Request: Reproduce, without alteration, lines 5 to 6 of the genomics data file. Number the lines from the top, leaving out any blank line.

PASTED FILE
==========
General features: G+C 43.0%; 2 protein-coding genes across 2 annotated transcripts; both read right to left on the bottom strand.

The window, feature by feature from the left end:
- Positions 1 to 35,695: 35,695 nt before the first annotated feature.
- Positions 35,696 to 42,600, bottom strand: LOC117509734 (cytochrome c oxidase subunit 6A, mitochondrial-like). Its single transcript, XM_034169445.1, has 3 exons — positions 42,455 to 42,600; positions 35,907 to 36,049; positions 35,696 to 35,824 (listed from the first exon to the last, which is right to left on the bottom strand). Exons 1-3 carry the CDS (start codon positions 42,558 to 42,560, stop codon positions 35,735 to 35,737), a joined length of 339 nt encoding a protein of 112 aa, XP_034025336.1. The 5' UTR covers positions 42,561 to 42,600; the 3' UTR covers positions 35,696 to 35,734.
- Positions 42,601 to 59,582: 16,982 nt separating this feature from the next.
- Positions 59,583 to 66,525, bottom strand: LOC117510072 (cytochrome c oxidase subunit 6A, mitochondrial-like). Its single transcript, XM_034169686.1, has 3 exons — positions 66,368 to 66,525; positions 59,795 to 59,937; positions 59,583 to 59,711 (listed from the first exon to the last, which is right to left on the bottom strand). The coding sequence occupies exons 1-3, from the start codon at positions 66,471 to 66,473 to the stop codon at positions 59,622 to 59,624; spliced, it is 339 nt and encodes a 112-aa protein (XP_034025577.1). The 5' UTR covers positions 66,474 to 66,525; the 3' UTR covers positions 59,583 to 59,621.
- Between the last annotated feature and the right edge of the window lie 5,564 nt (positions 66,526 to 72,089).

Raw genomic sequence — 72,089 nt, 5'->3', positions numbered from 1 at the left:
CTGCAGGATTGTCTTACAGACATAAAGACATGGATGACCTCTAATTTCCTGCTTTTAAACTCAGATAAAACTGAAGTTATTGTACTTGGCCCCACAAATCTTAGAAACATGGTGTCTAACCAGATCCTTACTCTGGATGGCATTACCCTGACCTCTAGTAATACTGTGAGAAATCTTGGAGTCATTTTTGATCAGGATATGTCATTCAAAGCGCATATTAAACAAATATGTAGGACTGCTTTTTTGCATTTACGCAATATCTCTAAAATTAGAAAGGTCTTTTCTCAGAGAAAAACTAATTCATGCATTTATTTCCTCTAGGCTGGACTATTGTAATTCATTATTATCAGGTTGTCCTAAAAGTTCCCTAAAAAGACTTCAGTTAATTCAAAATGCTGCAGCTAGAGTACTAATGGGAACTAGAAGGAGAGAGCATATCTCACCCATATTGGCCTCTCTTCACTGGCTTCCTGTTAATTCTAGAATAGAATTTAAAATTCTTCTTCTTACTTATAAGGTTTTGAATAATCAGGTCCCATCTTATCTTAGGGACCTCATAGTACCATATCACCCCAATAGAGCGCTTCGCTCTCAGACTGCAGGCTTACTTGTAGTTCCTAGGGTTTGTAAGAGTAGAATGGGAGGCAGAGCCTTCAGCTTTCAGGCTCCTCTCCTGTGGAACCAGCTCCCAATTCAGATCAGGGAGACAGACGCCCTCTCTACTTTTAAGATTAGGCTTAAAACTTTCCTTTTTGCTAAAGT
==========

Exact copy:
- Positions 42,601 to 59,582: 16,982 nt separating this feature from the next.
- Positions 59,583 to 66,525, bottom strand: LOC117510072 (cytochrome c oxidase subunit 6A, mitochondrial-like). Its single transcript, XM_034169686.1, has 3 exons — positions 66,368 to 66,525; positions 59,795 to 59,937; positions 59,583 to 59,711 (listed from the first exon to the last, which is right to left on the bottom strand). The coding sequence occupies exons 1-3, from the start codon at positions 66,471 to 66,473 to the stop codon at positions 59,622 to 59,624; spliced, it is 339 nt and encodes a 112-aa protein (XP_034025577.1). The 5' UTR covers positions 66,474 to 66,525; the 3' UTR covers positions 59,583 to 59,621.